But first, it convinced major brands like Patrón, BuzzFeed, and Beats by Dre. Thanks to 3-D printing, Dream Pops can shape its frozen confections into almost any form, including those companies' logos and products. A bit of a marketing gimmick? Maybe. But it worked.
Now in the business of molding "branded moments" for about a year-and-a-half, Dream Pops has a punny mission (changing "pop" culture) and a catchy, perfectly descriptive tag line (anything is popsicle). But like all fledglings, the three co-founders named David--Greenfeld, Cohen, and Marx--had to start where they were. And they had to do what most founders have to do at some point. They went in cold.
Here are six takeaways from how they successfully turned cold pitches into done deals:
1. Look around, even when you're not on the clock. (And use what you find to just jump in.)
CEO and Co-Founder David Greenfeld was traveling in Colombia and noticed beautiful paletas. The street popsicles were everywhere at the same time everyone back in the States was in the juice cleanse craze. Lovely frozen desserts plus health-conscious American consumers equaled a plant-based confection concept. Then an investment analyst accustomed to crunching numbers on business segments, Greenfeld noticed there was an opportunity in popsicles, and took further inspiration from ice cream innovation in Europe when his firm posted him to the Milan office. He spent a year there as an investment banking associate in consumer and retail mergers and acquisitions. He knew business, but didn't know food science, and so read up on his own time.
2. Be politely persistent.
Scoping out the most inventive corners of Europe's culinary scene, Greenfeld found his would-be co-founder David Marx on a food blog. Marx's tinkering with ice cream's possibilities in his Berlin food lab, Science Kitchen, inspired Greenfeld. Cold emails--10 in total-- went unanswered. Greenfeld persisted, eventually got Marx's number and continued calling until they could speak. He was persuasive enough to get Marx on board as Co-Founder and Chief Scientist. The company was founded in August 2016, with David Cohen as a third Co-Founder. Cohen acts as Chief Popsicle Hustler (yes, real title). Juan Amador joined as Advisor and Consulting Chef.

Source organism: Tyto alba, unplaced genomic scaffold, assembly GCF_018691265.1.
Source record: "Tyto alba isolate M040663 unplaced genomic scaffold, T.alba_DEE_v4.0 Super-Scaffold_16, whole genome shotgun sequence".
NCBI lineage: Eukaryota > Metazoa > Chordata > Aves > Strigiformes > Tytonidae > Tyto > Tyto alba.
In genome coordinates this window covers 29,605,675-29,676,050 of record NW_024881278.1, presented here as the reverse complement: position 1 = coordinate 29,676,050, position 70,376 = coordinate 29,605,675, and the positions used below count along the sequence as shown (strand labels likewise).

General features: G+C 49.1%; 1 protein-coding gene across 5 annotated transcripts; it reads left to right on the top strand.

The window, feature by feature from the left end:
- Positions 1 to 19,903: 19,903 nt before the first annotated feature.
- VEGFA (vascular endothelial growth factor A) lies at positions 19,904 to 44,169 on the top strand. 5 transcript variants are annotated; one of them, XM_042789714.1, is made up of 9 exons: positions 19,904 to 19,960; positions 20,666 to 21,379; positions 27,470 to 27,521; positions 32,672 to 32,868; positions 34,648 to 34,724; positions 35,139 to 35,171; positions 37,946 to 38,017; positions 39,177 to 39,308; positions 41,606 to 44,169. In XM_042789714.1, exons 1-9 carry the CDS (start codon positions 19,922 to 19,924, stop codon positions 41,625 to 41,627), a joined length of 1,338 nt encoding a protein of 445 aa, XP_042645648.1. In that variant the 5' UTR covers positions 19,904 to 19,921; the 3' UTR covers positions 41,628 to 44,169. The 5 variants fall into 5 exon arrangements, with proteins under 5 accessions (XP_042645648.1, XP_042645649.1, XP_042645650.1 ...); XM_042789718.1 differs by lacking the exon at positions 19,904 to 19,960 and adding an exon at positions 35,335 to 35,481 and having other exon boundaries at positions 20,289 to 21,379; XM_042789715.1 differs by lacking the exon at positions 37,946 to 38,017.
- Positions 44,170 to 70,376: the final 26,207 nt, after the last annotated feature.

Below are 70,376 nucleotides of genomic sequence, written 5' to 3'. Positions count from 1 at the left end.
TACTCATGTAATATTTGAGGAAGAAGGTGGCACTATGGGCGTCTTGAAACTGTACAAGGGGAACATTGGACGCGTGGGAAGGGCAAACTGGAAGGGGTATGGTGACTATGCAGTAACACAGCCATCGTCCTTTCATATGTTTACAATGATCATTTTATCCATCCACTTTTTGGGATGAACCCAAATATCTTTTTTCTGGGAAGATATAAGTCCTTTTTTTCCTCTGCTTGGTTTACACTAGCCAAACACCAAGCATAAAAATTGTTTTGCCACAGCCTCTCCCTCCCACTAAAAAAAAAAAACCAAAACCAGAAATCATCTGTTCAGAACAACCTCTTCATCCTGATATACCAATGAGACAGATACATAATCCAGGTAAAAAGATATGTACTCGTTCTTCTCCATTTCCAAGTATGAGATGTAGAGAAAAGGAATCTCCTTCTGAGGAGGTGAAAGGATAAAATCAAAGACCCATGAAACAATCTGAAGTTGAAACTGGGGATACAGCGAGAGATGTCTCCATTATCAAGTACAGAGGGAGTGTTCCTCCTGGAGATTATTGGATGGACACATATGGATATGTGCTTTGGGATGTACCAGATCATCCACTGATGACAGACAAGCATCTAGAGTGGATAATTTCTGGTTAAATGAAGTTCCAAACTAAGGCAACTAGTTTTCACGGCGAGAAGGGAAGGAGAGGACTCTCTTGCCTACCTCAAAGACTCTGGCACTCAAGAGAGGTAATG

3. Don't be afraid to go in cold.
It's just not true that you need to already know someone to get a foot in the door. One of Dream Pops' advisors did have an existing relationship with Casamigos, creating an important early partnership. But future opportunities came from good old-fashioned cold email, sent via LinkedIn. Premium membership allows you to look more deeply at companies and individuals, and to email strangers.
Greenfeld took advantage, emailing brands that he believed he could augment with his experiential marketing treats. He calls LinkedIn "the most undervalued asset on the planet." Here's the caveat: Individualize those emails. Make it specific to that brand.
4. Tailor every pitch.
Yes, it's good to have one deck ready to go, and always have your elevator speech locked and loaded. But different brands have different goals, and if you're going to ride the momentum of a carefully crafted identity, be ready to explain what you alone can do for a company's own marketing strategy, and how you share the same demographic.
Greenfeld developed a deck for each brand he wanted to partner with, showing the strategic value of experiential design, and demonstrated how his popsicles' appeal would fit with his target firm's consumers.
5. Don't underestimate the power of the herd.
When you do tailor your pitch, mention the other big names that believed in you.
Greenfeld's cold InMail to Google showcased the Casamigos partnership and linked to a flattering Vogue article. That Google relationship proved valuable down the line. DreamPops has now worked with Bumble, Soul Cycle, BuzzFeed, Equinox, TOMS, Bloomingdale's, and Lululemon.
6. Know your demographic.
Seems obvious, but it matters with millennials because they are markedly different from earlier generations in their consumption patterns. Two important trends across age groups, experiences over material things and health and wellness focus, are more so for those born between 1980 and 2000.
Physical possessions last longer, but research shows that it's actually fleeting moments that create lasting happiness. A 2016 report by Goldman Sachs found that millennials just don't buy as much as previous generations, but they share more. That is, they're experience-oriented more than acquisition-oriented.
The same Goldman Sachs report also tallied millennials as the largest generation in history, at 2.3 billion strong worldwide. Because of their health and wellness buying patterns, Sachs projected the health food market to hit $1.1 trillion in 2019.